The most useful thing that has been said to me in the aftermath of my Solstice wedding came from a friend in a tightly Christian congregation: “When people get married, we expect them to take a year off from their ministry to settle into married life.” By ministry, she means, as do Unitarian Universalists and many others, not necessarily a professional ministry, but the service outside your own family and neighborhood to which you are called.
Nothing prepared me for the intensely domestic focus that emanates from this tiny gold band and the beautiful woman who placed it on my finger. My eyes want to look at her, my hands love the duties of caring for her. The respite care workers go nuts because we do not want to be apart for any significant amount of time, even when the back-up team is here to get me out. “Out” to me means yard work. Work on the house. Grocery shopping for something that will taste special for both of us.
That’s all as it should be. But more disturbing has been the lessening of my passion for old friends and even my family of origin. Likewise, the ministry that meant so much of me has fallen aside, doomed by its insistence that I follow it to places she cannot physically go. My mind reverts to an earlier stage of life that was dominated by public and international events, enough to have diverted my reading and writing.
The question I ask myself is this: where are those covenants of yore? Did I make too many to keep? Everyone does, of course, and some must be sacrificed to time and distance. But my fiber rebels against such apostasy. What I hope is that my friend’s words are accurate and as married life becomes more familiar, once again it will have space for the family and friends that were my greatest joy until a few years ago.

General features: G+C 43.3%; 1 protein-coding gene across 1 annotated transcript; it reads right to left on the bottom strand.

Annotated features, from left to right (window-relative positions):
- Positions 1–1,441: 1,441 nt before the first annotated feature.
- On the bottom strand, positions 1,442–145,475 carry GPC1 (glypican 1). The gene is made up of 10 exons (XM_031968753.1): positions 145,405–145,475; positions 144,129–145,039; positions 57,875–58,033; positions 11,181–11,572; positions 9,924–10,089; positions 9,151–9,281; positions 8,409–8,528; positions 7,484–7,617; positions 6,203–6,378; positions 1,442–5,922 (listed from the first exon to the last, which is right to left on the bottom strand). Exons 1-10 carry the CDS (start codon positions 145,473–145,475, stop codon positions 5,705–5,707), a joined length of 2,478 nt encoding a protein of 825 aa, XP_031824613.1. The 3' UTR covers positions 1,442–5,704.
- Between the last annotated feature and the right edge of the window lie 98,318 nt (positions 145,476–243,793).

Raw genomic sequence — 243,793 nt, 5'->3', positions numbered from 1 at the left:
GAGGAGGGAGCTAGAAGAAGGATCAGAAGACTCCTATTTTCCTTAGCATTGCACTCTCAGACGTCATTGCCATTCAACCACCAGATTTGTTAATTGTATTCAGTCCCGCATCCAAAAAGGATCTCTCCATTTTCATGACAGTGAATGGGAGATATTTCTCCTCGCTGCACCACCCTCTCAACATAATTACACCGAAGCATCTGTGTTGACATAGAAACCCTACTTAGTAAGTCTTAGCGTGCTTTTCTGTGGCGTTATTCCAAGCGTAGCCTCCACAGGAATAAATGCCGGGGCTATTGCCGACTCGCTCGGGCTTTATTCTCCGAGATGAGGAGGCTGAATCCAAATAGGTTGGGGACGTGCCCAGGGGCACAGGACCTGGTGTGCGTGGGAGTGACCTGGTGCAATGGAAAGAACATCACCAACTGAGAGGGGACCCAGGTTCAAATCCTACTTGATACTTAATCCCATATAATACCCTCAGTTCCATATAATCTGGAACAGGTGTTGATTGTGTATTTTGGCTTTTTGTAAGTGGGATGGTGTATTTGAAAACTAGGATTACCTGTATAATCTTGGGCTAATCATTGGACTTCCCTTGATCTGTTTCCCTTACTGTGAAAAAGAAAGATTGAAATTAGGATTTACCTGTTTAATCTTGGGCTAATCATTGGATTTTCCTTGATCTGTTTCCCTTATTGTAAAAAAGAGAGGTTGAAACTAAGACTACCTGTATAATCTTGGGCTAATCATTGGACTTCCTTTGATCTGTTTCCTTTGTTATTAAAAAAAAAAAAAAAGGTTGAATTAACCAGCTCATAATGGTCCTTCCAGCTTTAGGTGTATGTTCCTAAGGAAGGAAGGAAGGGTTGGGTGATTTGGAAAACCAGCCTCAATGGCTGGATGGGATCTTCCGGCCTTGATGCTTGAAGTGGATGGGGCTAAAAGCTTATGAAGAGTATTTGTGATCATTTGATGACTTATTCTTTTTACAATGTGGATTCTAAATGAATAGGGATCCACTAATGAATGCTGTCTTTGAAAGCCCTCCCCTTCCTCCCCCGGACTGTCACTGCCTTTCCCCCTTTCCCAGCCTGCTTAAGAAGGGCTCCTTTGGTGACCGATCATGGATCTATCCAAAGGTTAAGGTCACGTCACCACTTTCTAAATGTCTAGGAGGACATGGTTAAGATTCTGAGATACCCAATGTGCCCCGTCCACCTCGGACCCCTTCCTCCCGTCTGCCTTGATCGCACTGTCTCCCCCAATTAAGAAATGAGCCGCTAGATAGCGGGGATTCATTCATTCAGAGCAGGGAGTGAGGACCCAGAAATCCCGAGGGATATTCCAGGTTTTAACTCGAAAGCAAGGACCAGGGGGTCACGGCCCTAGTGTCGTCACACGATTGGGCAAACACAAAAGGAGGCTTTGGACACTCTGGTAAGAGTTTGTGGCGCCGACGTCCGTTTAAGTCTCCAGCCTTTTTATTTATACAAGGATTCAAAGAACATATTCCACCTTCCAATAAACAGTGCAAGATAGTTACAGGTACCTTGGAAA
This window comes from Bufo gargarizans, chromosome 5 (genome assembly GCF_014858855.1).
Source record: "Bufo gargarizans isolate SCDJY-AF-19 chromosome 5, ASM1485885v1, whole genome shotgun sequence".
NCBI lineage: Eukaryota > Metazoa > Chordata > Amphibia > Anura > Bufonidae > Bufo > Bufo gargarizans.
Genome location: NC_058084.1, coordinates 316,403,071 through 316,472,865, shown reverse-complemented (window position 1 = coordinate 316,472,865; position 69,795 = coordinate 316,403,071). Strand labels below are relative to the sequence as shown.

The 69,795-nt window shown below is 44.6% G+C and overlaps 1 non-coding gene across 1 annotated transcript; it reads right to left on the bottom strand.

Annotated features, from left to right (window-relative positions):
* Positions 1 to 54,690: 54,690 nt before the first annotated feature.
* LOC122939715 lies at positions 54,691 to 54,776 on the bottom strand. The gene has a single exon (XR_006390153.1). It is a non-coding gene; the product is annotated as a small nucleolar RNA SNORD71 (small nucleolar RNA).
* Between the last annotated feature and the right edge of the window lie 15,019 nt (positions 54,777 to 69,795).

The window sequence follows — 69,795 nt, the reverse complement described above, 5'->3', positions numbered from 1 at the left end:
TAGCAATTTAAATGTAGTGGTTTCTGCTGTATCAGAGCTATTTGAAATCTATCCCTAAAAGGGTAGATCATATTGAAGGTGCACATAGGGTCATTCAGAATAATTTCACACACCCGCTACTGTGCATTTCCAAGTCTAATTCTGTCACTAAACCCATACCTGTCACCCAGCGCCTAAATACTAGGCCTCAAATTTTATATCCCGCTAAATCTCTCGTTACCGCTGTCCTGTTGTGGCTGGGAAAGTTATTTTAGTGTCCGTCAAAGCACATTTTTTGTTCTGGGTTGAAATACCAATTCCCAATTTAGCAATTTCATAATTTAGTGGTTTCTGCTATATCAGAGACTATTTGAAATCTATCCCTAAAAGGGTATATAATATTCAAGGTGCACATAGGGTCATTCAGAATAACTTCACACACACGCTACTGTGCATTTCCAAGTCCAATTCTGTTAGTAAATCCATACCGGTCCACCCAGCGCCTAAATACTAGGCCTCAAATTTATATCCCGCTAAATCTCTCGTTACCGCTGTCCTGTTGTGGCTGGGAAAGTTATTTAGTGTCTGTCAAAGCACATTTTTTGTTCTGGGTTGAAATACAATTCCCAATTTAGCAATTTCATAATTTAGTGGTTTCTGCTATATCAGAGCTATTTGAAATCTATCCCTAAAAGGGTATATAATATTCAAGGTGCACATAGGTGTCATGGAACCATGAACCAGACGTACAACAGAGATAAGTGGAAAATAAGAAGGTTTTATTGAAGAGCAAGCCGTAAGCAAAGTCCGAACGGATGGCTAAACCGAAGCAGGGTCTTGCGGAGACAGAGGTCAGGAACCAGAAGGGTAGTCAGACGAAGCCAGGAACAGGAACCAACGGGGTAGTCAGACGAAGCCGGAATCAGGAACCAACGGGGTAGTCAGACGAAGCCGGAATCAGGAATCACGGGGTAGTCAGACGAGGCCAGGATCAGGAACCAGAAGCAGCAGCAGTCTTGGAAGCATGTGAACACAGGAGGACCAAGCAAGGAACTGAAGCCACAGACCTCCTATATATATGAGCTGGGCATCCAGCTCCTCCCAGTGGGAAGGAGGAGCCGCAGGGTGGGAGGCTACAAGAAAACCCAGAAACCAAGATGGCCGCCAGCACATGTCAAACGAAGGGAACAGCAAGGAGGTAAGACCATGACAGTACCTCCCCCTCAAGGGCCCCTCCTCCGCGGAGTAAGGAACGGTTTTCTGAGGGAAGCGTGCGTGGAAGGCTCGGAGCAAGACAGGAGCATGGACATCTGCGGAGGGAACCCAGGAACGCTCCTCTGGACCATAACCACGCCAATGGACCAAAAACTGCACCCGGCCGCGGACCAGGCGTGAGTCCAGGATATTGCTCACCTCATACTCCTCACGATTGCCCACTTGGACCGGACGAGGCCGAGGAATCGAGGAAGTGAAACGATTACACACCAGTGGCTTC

But notice where this wisdom came from: another religious community. Perhaps Unitarian Universalism will be more attractive to young adults if we expand our explicit expectations to include the roller coaster/whipsaw changes that follow the act of saying, “I do” and honor the obsession with nesting that paves the way for the young families we hope will populate our Religious Education programs. This summer my wife and I not only got married but also turned sixty, so we’re not planning to have any human children or grandchildren. Our congregational life — unlike my former denominational passion — remains intact and, in my case, even a bit renewed. But if we were young adults now, desperately trying to earn more money to buy and fix out a house, to fund offspring, and pay off our student loans, I’m not sure I’d appreciate the lack of respect for private ambition our leaders tend to imply. And if we were people of color, watching our family lose its brief opportunities at success (“last hired and first fired” means there isn’t much of a savings account, much less a cushion), I’m not sure I’d find meaning in a congregation which is wrestling with “our legacy of privilege.”
So if my marriage has done one thing, it’s up-ended my sense of place in the world. It has freed me from some old assumptions, and I’d like to see my religious community experience the same unimaginable buoyancy.